The Forsaken Nation

Glen Troy Mcshane

Publisher: Xlibris Pages: 253 Price: (paperback) $24.19 ISBN: 9781524561161 Reviewed: June, 2017 Author Website: Visit »

This post-apocalyptic dystopian novel is set in Western Australia, where a second dark age has fallen upon the country, and crime and prejudice abound.

Through a series of events, Heinrich von Kaninchin, a German immigrant and motorcycle aficionado, becomes the lover of Unga Zora, the Chieftess of the HHH (The Horde of Hatred and Hedonism) and the FMC (Forgotten Motorcycle Club). Unga uses Heinrich to become pregnant. Unbeknownst to Heinrich, Unga and the HHH have been using an orphanage and chemically treated, aborted fetuses to create a zombie army.

Heinrich is visited by the ghost of his grandfather, Klause, erstwhile Gestapo agent, who warns him that Unga Zora and her band of “haardeks” and “haardesses,” are up to no good. When the American CIA becomes involved, Heinrich discovers what the HHH is up to and joins forces with the CIA to defeat them and rescue his daughter, Jocelyn, and foster-daughter, Olivia, from Unga and her criminal horde.

This bizarre story quickly devolves into chaotic, Mad Max mayhem, gratuitous and graphic violence, cannibalism, sexist rhetoric, and four-letter words. That may appeal to readers who appreciate such gritty fare, but the book suffers from so many technical errors that it is an exceedingly challenging read.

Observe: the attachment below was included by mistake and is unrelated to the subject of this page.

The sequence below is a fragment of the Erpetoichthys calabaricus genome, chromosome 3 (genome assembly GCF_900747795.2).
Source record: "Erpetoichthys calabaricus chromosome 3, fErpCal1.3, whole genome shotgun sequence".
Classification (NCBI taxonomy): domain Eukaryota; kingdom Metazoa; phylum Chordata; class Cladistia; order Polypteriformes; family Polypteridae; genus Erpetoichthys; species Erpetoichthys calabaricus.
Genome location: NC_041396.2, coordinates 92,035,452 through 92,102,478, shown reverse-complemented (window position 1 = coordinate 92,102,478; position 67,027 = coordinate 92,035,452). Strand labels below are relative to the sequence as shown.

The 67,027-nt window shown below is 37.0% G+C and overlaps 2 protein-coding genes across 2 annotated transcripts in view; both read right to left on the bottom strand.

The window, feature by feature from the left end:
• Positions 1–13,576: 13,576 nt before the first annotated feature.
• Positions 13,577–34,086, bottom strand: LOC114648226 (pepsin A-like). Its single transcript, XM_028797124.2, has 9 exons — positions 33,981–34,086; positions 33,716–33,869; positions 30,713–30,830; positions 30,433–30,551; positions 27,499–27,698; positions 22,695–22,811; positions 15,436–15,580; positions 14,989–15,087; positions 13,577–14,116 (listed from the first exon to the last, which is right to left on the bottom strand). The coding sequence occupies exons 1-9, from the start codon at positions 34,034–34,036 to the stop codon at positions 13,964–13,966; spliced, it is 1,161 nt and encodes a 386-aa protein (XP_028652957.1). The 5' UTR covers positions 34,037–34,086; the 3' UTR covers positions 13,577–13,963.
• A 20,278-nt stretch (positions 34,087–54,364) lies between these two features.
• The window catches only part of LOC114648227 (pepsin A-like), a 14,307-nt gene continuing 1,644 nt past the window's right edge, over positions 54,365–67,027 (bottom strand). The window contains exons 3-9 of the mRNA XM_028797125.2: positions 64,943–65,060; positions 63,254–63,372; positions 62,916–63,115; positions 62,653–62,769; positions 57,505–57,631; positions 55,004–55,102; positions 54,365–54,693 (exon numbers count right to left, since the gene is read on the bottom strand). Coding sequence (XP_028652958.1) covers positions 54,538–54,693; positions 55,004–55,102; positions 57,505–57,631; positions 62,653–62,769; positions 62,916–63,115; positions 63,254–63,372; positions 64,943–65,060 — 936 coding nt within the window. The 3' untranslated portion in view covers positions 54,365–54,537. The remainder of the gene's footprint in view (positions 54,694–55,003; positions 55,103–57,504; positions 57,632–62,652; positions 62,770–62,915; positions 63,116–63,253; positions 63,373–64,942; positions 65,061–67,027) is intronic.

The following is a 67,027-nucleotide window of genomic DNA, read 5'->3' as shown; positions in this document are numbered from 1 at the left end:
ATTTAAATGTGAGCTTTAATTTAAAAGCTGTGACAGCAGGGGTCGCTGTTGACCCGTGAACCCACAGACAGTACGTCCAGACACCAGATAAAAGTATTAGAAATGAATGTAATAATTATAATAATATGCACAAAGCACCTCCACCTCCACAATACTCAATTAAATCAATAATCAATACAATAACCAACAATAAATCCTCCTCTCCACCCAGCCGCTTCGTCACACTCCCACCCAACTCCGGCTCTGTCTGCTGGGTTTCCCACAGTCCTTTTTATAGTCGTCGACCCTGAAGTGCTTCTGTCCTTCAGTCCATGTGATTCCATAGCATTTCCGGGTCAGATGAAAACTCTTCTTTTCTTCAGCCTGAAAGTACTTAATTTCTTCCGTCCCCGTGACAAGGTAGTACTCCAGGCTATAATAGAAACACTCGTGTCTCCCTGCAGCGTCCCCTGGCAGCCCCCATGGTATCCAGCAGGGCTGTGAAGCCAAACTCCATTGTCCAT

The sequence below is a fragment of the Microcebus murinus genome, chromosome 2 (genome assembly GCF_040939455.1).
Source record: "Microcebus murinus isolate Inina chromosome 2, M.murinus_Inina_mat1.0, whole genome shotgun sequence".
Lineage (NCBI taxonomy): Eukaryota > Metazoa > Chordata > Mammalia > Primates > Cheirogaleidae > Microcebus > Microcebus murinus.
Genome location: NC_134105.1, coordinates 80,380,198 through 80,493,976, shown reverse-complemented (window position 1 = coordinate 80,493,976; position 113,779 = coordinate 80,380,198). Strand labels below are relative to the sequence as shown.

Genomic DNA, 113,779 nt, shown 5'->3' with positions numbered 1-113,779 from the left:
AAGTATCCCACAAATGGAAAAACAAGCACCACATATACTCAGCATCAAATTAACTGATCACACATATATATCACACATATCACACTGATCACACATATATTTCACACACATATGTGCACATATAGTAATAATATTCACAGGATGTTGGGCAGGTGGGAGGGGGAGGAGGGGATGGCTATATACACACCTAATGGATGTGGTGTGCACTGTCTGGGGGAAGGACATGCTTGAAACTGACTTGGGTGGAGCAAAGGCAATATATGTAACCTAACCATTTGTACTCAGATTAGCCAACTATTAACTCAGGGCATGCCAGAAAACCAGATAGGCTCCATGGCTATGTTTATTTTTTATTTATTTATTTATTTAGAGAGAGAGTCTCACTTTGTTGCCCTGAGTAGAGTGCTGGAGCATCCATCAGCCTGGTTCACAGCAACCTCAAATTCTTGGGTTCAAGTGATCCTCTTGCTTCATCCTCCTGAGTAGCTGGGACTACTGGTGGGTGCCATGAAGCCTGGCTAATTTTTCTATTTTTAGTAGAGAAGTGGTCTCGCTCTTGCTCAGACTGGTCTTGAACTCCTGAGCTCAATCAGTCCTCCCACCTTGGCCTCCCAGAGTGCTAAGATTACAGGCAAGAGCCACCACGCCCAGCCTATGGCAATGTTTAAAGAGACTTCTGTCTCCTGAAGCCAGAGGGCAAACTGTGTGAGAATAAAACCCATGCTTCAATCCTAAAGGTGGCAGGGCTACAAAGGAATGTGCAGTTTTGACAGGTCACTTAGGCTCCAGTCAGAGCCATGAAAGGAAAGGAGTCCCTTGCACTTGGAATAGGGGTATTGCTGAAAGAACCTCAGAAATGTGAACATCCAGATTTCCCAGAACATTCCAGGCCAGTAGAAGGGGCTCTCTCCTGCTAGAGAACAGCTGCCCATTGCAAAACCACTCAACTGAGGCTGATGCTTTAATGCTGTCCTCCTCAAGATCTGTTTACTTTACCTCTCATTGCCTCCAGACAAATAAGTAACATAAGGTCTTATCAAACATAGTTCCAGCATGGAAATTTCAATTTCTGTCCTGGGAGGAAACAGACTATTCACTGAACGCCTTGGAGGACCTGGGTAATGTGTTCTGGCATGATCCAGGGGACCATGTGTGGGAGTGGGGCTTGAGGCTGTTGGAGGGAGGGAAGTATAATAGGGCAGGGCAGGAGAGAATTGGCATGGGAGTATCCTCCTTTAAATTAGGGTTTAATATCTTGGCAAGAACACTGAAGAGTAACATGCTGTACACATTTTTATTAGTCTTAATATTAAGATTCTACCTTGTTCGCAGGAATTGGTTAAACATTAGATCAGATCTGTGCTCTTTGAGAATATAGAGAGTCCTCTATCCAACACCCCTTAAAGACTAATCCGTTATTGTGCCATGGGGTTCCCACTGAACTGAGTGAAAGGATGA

There are formatting issues and countless grammar and spelling errors. For example, the brief introduction contains four spelling mistakes: “religeons”, “memeber,” “socety,” “wether.”’ On page one, we hear from the hero’s “reparted” grandfather, and on page two, we see “ashfalt,” “palces,” “spelt,” “alowed,” “inhereitence,” “jelous,” and more. The author also uses a stereotypical German/English accent for his main character— “’Zey don’t vreally eat eachother, do zey, mein love?’ he ask [sic] as he emrbaced [sic] her, shivering”—which only adds to the reading difficulties.

Such issues render the text virtually impenetrable except to the most determined readers. Whatever the author is trying to say is unfortunately lost in this problematic narrative.

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